Jeremy FoxHi Alice,

Nice post. You’re right that actual undergraduates haven’t been as big a part of this conversation as they should be. And I think your experience is common–students get turned off to math because it’s taught in a way that seems pointless, only to later discover (long after their math skills have gone rusty) that’s it’s actually not pointless at all.

Having said that, undergraduates haven’t been entirely absent from this conversation. You might be interested in Chris Buddle’s post on the Wilson kerfuffle. He had his undergraduate ecology students read Wilson’s op-ed and discuss it:

http://arthropodecology.com/2013/04/16/ecology-and-mathematics-perspectives-from-undergraduate-students/

And Terry McGlynn talked to some high school science teachers about Wilson’s piece:

http://smallpondscience.com/2013/04/12/science-math-skills-and-high-school-students/

I’ll shortly be putting something up at Dynamic Ecology on the reaction of my own undergraduate population ecology students to Wilson’s piece.

aliceking1993Post authorThanks for your comment Jeremy. I hadn’t seen those blogs you’ve linked to, but it will be interesting to see if they share my view/experiences. I look forward to your upcoming post on the subject too! Best wishes, Alice.

michaelbodeGreat post, Alice.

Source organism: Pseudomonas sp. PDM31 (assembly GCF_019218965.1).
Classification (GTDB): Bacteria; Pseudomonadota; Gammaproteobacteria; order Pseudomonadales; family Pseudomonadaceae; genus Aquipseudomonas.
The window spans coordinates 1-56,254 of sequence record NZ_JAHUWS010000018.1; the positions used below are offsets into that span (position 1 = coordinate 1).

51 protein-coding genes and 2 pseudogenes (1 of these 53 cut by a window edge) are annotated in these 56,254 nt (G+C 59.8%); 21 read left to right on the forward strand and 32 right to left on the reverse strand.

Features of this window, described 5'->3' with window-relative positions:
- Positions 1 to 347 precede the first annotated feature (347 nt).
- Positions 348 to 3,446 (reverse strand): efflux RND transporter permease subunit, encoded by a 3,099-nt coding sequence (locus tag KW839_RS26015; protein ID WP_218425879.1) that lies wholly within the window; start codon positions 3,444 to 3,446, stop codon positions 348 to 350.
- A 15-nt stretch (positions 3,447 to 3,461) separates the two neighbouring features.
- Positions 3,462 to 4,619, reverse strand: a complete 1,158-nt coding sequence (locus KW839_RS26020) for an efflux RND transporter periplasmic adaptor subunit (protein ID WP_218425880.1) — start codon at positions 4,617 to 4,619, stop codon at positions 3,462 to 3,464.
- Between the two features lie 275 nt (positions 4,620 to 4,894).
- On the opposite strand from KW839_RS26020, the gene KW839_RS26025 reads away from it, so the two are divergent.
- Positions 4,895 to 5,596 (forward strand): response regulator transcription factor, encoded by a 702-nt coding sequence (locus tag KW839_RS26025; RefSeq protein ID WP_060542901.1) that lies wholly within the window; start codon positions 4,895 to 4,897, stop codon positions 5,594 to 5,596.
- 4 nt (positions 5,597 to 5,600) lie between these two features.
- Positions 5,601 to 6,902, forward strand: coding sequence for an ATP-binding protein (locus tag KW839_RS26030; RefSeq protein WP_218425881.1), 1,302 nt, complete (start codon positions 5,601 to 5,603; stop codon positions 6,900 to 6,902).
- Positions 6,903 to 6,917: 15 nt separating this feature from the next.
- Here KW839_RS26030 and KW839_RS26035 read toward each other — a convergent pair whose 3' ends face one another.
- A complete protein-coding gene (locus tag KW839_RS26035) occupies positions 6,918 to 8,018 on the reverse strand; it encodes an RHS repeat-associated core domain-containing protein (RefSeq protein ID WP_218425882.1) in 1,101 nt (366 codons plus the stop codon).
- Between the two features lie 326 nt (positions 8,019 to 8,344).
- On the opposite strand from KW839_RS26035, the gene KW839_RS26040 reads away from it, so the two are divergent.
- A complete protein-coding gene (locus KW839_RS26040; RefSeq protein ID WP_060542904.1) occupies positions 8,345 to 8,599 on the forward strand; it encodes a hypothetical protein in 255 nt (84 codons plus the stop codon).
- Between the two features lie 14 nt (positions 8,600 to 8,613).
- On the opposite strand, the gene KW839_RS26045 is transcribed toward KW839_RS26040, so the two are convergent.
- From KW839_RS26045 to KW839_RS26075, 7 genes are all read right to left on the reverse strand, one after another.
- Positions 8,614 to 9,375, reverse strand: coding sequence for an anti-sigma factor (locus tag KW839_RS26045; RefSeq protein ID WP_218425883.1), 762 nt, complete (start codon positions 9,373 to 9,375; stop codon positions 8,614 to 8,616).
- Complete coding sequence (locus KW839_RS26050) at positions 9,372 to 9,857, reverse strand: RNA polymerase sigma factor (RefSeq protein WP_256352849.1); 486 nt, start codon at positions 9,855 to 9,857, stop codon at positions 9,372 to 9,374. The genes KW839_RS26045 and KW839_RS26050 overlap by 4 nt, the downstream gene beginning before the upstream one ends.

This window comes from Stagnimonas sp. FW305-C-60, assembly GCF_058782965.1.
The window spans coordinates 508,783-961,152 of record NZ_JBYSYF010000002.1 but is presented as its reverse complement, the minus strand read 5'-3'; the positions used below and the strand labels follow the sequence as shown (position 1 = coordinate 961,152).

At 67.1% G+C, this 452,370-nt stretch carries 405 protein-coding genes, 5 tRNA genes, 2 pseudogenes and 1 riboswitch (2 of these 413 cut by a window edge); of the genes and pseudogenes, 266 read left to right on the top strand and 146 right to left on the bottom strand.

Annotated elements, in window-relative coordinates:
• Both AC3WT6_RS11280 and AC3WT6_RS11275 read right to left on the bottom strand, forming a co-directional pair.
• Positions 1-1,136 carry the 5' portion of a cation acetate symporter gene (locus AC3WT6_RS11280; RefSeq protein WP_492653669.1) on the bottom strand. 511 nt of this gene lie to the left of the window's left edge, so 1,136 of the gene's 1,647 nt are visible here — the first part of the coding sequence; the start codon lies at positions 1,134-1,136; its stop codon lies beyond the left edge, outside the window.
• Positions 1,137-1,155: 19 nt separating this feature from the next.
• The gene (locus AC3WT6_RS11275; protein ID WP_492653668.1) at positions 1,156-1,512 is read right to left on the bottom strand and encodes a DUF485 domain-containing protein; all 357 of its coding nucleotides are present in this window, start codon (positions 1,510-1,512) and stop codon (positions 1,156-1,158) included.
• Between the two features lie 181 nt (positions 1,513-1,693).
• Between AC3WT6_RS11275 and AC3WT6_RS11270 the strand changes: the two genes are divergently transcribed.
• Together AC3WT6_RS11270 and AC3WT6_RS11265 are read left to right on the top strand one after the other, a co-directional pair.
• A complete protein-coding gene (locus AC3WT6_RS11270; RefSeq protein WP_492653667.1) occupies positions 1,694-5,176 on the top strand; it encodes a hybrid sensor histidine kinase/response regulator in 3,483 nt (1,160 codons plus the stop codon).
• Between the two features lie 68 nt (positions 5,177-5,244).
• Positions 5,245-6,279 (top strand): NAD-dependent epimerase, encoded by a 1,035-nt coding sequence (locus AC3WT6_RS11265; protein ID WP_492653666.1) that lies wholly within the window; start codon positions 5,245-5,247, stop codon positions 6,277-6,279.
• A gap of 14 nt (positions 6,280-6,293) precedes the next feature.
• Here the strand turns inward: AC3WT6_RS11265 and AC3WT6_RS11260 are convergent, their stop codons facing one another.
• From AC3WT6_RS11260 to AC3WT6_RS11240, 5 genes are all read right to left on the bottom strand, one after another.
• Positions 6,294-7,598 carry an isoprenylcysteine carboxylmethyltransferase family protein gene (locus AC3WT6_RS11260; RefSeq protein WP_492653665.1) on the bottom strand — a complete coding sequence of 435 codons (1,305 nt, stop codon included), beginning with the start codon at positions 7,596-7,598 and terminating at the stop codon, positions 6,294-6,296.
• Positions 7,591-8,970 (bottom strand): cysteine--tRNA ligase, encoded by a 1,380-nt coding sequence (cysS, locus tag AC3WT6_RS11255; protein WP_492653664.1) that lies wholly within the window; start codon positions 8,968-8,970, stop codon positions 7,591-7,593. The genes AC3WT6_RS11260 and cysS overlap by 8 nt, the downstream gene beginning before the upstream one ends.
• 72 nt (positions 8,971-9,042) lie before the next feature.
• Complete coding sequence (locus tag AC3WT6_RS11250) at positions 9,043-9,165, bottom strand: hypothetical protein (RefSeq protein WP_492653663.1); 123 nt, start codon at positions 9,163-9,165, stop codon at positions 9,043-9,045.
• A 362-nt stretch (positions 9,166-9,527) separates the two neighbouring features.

Students always want to understand the practical relevance of techniques and theories, (i) because until they see an application, they’re not interested in the abstract, and (ii) because once they can see how it might be used – what ‘x’ stands for – they find it easier to remember and understand the steps. Maths teaching, particularly at high school, does a very poor job offering context.

The problem is, however, that lots of the techniques needed for ecological modelling are pretty rudimentary. They’re the fore-runners of more complex techniques that themselves are only the foundations of methods needed for doing ecological theory. They’re relevant, but they’re not going to have an obvious application, or a clear relevance. If your high school teacher had answered your circumference question with: “So you can do game theory at uni”, that would hardly have solved your boredom problem, despite it being the partial truth. I don’t know how we get around this!

aliceking1993Post authorThanks for your comment Michael. You’re right, its not always easy to explain how we can use these things practically. Its tricky and I don’t know how we’d solve it either, but until we find a way of getting round the problem, maths will continue to be boring and irrelevant to the majority of school-age children, which doesn’t bode well for the future!